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FAU - DEP 3053 - Psychology of Human Development Exam 2 study guide -

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FAU - DEP 3053 - Psychology of Human Development Exam 2 study guide -

School: Florida Atlantic University
Department: OTHER
Course: Psychology of Human Development
Professor: Lauren Mavica
Term: Fall 2017
Tags: Psychology
Name: Psychology of Human Development Exam 2 study guide
Description: This study guide has definitions for all of the possible vocabulary words that will be used in the fill in the blank portion of our test. The second part of the study guide contains the lecture notes from chapters 6-9.
Uploaded: 03/20/2018
This preview shows pages 1 - 3 of a 11 page document. to view the rest of the content
background image Psychology of Human Development  Exam 2 Study Guide *Exam #2 will be on Thursday March 22 nd , don’t forget a blue scantron. Like last  Exam there will be a fill in the blank component over some of the words below as 
well as multiple choice. This exam is over chapters 6-9. Chapter 9 will be covered on
the Tuesday before the exam so will not be included in this study guide. I will post 
my notes from that class In a separate document Tuesday night. Good luck!! 😊 
Habituation – boredom, loss of interest in repetitive stimulation. Ex: a baby looking
away from an image on a screen
Preferential Looking- present two stimuli side by side, preference for one 
stimulus over the other indicates that the infant can discriminate them. Ex: newborn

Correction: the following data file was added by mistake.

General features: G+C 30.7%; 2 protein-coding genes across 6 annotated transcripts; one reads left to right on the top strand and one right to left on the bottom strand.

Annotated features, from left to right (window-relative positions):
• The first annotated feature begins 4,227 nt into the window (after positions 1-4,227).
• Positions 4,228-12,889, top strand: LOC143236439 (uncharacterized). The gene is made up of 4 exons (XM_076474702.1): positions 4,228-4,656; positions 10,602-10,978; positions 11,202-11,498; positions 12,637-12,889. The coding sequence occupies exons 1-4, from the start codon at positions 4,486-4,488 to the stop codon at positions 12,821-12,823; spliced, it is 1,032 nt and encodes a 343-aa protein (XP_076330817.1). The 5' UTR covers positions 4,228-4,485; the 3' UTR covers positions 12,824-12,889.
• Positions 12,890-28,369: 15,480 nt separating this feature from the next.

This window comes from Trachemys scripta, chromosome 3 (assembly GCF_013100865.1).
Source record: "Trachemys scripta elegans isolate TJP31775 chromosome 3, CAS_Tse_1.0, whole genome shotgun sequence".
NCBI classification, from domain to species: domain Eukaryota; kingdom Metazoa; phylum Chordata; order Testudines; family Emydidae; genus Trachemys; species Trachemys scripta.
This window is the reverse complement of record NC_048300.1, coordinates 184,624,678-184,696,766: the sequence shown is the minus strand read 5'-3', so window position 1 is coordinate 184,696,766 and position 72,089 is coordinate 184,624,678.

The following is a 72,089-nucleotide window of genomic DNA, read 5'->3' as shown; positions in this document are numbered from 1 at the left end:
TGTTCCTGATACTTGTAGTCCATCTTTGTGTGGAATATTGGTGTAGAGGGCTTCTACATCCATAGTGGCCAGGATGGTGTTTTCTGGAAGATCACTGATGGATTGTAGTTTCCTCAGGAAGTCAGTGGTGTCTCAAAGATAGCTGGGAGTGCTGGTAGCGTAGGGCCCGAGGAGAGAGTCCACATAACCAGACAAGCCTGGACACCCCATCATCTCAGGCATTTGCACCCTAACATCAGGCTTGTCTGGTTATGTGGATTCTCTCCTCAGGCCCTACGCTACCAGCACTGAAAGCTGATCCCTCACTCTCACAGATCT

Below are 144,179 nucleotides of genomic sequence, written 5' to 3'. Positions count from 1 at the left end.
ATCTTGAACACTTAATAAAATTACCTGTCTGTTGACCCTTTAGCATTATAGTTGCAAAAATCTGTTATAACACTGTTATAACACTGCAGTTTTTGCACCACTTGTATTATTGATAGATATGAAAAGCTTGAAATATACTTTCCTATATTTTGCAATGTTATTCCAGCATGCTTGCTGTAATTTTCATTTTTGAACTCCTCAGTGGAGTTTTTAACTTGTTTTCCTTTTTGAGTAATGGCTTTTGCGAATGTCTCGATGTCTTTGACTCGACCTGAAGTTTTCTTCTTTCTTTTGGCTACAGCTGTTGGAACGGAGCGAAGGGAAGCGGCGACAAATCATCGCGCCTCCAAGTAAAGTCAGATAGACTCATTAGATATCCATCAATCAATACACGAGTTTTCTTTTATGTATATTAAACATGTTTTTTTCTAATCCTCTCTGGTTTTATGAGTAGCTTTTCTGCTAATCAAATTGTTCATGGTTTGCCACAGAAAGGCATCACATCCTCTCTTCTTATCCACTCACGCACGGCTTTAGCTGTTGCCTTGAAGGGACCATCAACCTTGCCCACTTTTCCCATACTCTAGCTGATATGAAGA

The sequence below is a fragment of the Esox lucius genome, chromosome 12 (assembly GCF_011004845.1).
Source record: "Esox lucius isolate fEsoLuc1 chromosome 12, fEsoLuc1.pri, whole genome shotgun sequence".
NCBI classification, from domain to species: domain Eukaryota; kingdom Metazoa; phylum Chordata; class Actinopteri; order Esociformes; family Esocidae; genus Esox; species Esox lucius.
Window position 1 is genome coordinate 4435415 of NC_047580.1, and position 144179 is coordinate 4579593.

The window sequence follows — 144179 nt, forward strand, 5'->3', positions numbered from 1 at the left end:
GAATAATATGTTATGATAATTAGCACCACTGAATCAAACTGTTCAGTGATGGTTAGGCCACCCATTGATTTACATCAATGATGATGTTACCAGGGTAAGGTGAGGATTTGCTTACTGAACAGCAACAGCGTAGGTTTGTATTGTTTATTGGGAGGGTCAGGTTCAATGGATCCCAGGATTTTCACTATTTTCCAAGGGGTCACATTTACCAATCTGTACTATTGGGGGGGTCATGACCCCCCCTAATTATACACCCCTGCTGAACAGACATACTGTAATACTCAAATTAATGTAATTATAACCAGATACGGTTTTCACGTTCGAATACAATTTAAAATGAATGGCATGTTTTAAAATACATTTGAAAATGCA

vision is unfocused and so they don’t show preference over a blurry or focused 
picture
Brain evoked potentials- electrodes in a cap worn by the infant to measure 
electrical activity in the brain, we can use this as a method of understanding a 
baby’s perception of a stimuli
Operant Conditioning – change the probability of a behavior through 
reinforcement. Ex: training a dog to sit with the reward of a treat
Phoneme- category of speech sounds. Infants discriminate phonemes from all 
languages
Cataracts- yellowing of the lens, usually due to exposure to UV, common, can be 
treated with Lasik surgery 
Glaucoma- fluid pressure leads to nerve damage, less common, optic nerve 
damage, loss of vision starts on the outward and moves inward. If caught early 
enough medicine can reduce the pressure
Assimilation- interpret environment in terms of existing schemes. Taking new 
information in and fit it into a scheme. Ex: child knows a cat vs a dog but when they 
see a cow for the first time they mistake it for a dog.
Accommodation – change in schemes to make them more consistent with the